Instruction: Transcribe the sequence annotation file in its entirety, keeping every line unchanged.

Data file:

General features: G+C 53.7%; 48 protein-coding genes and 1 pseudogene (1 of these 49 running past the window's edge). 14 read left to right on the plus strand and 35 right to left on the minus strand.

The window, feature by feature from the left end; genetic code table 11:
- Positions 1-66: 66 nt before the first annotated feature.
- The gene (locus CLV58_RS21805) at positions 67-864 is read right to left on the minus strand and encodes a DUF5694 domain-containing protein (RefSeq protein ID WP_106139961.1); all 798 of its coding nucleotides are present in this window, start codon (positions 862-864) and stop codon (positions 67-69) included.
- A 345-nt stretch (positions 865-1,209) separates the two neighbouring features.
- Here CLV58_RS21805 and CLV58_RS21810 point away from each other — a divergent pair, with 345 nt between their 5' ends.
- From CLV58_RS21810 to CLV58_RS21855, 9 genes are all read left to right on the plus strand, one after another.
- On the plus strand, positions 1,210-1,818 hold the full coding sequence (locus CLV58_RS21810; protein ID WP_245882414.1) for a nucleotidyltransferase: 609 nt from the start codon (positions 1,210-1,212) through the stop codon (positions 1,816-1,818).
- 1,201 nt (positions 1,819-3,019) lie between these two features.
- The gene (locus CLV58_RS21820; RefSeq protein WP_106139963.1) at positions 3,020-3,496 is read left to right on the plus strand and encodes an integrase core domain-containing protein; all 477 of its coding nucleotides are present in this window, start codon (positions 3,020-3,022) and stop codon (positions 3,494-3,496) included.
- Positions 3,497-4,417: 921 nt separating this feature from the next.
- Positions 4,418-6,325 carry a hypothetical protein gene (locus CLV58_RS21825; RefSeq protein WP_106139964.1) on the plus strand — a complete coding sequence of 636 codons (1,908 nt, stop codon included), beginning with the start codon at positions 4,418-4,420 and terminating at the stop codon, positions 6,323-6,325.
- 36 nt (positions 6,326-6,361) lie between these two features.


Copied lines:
General features: G+C 53.7%; 48 protein-coding genes and 1 pseudogene (1 of these 49 running past the window's edge). 14 read left to right on the plus strand and 35 right to left on the minus strand.

The window, feature by feature from the left end; genetic code table 11:
- Positions 1-66: 66 nt before the first annotated feature.
- The gene (locus CLV58_RS21805) at positions 67-864 is read right to left on the minus strand and encodes a DUF5694 domain-containing protein (RefSeq protein ID WP_106139961.1); all 798 of its coding nucleotides are present in this window, start codon (positions 862-864) and stop codon (positions 67-69) included.
- A 345-nt stretch (positions 865-1,209) separates the two neighbouring features.
- Here CLV58_RS21805 and CLV58_RS21810 point away from each other — a divergent pair, with 345 nt between their 5' ends.
- From CLV58_RS21810 to CLV58_RS21855, 9 genes are all read left to right on the plus strand, one after another.
- On the plus strand, positions 1,210-1,818 hold the full coding sequence (locus CLV58_RS21810; protein ID WP_245882414.1) for a nucleotidyltransferase: 609 nt from the start codon (positions 1,210-1,212) through the stop codon (positions 1,816-1,818).
- 1,201 nt (positions 1,819-3,019) lie between these two features.
- The gene (locus CLV58_RS21820; RefSeq protein WP_106139963.1) at positions 3,020-3,496 is read left to right on the plus strand and encodes an integrase core domain-containing protein; all 477 of its coding nucleotides are present in this window, start codon (positions 3,020-3,022) and stop codon (positions 3,494-3,496) included.
- Positions 3,497-4,417: 921 nt separating this feature from the next.
- Positions 4,418-6,325 carry a hypothetical protein gene (locus CLV58_RS21825; RefSeq protein WP_106139964.1) on the plus strand — a complete coding sequence of 636 codons (1,908 nt, stop codon included), beginning with the start codon at positions 4,418-4,420 and terminating at the stop codon, positions 6,323-6,325.
- 36 nt (positions 6,326-6,361) lie between these two features.